Next-generation sequencing may help identify patients with smoldering multiple myeloma at high risk for disease progression, suggests a study to be presented at the upcoming American Society of Hematology Annual Meeting and Exposition (December 9-12, 2017; Atlanta, GA).
“Multiple myeloma is an incurable plasma cell malignancy that arises from the precursor states: monoclonal gammopathy of undetermined significance (MGUS) and smoldering multiple myeloma (SMM),” wrote Mark Bustoros, MD, Dana Farber Cancer Institute, and colleagues. “Some patients rapidly progress from MGUS/SMM to multiple myeloma, while others remain indolent with minimal progression over their lifetime.”
In 186 clinically-annotated samples from patients with smoldering multiple myeloma, researchers used next-generation sequencing methods—such as whole-exome sequencing, targeted deep sequencing, and ultra-low pass whole-genome sequencing—to identify genetic factors that distinguished progressors from nonprogressors.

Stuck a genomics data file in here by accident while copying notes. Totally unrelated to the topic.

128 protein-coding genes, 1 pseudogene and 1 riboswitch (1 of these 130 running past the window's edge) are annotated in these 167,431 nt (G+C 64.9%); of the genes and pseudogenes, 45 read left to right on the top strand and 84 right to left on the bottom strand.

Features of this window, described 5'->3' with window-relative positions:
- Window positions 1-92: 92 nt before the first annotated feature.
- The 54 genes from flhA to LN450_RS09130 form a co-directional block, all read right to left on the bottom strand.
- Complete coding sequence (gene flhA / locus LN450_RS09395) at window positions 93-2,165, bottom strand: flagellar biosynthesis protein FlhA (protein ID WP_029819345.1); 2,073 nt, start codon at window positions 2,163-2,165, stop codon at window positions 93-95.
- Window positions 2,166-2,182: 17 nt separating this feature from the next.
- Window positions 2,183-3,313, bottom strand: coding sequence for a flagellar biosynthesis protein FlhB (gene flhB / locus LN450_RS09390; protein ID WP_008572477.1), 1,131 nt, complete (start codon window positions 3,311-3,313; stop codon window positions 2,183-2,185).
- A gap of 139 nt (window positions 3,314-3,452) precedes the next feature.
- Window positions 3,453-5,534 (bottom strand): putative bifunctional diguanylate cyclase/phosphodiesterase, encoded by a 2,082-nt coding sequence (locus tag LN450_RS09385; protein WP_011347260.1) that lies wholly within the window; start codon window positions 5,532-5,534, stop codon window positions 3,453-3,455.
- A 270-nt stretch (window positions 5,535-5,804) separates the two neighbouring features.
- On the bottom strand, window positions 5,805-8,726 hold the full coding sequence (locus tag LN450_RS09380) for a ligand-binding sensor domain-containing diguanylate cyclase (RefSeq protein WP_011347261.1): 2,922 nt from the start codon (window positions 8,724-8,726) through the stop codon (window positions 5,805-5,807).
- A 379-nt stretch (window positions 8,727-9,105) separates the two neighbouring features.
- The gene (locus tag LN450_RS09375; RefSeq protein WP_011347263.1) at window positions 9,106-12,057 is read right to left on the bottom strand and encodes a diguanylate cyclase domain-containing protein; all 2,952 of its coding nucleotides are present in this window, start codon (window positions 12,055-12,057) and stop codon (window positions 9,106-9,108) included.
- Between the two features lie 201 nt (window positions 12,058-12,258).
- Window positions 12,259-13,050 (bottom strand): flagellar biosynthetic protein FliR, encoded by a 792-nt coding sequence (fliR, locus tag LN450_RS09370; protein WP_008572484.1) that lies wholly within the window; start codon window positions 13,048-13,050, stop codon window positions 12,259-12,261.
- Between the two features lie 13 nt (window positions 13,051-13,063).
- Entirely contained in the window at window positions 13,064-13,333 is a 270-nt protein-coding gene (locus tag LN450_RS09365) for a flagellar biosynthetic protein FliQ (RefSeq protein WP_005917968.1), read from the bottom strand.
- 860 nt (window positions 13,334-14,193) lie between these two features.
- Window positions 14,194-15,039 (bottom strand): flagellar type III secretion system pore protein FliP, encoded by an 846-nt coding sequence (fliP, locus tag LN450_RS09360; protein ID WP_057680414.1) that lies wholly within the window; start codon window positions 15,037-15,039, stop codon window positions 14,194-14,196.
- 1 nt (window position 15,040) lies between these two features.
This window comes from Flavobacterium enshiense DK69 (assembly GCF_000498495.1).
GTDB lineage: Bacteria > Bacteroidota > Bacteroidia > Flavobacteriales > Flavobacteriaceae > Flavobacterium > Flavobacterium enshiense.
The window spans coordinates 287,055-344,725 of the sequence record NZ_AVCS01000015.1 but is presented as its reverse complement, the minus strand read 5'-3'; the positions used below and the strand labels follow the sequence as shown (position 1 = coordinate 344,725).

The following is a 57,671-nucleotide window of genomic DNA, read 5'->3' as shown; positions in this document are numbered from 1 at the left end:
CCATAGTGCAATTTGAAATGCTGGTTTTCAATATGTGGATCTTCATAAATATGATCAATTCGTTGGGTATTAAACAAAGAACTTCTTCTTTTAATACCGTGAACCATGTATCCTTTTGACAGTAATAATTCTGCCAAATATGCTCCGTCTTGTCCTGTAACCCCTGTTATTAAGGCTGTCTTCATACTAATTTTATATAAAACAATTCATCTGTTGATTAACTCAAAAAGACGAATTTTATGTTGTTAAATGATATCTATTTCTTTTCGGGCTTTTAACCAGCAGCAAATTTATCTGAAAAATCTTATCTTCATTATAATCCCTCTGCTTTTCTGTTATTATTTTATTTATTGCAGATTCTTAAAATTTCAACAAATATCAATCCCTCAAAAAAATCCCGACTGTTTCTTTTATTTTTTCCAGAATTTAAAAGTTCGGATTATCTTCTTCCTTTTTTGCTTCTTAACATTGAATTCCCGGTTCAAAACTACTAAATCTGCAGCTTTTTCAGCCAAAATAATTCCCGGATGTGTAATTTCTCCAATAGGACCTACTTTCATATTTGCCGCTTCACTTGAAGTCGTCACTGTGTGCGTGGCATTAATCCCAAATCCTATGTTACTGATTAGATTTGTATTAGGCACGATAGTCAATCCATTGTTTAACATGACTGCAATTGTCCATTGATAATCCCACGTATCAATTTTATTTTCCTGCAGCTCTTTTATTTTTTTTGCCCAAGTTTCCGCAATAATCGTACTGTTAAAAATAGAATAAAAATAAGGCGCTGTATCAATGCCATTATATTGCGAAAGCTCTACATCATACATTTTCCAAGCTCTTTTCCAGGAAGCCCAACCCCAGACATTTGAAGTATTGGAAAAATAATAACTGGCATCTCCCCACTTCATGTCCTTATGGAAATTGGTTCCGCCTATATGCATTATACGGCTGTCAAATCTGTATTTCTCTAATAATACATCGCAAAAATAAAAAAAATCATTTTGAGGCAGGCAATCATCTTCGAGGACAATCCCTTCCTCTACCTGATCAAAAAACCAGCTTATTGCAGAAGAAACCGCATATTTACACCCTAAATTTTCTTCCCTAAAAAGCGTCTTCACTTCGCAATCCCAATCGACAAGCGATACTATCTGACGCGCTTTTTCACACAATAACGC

Compared with patients at low risk of progressing to multiple myeloma, patients at high risk had a higher mutation load and increased incidence of somatic mutations in known signaling pathways. Mutations in MAPK pathway genes (KRAS, NRAS, BRAF) were detected in 21.7% of high-risk patients. Mutations in NFkB pathway were also associated with high risk of progression, according to the study. Multiple myeloma somatic copy number aberrations were twice as frequent in patients considered high-risk.
Phylogenetic studies of sequential samples revealed different patterns of clonal evolution in patients who had disease progression, researchers reported. Meanwhile, ultra-low pass whole-genome sequencing of cell-free DNA samples from 20 patients showed tumor fraction was higher in patients at high-risk of progressing.
“Together, this data suggests that specific genomic alterations are associated with high-risk smoldering multiple myeloma,” researchers wrote, “and could potentially be predictive of the risk to progression in smoldering multiple myeloma patients.”—Jolynn Tumolo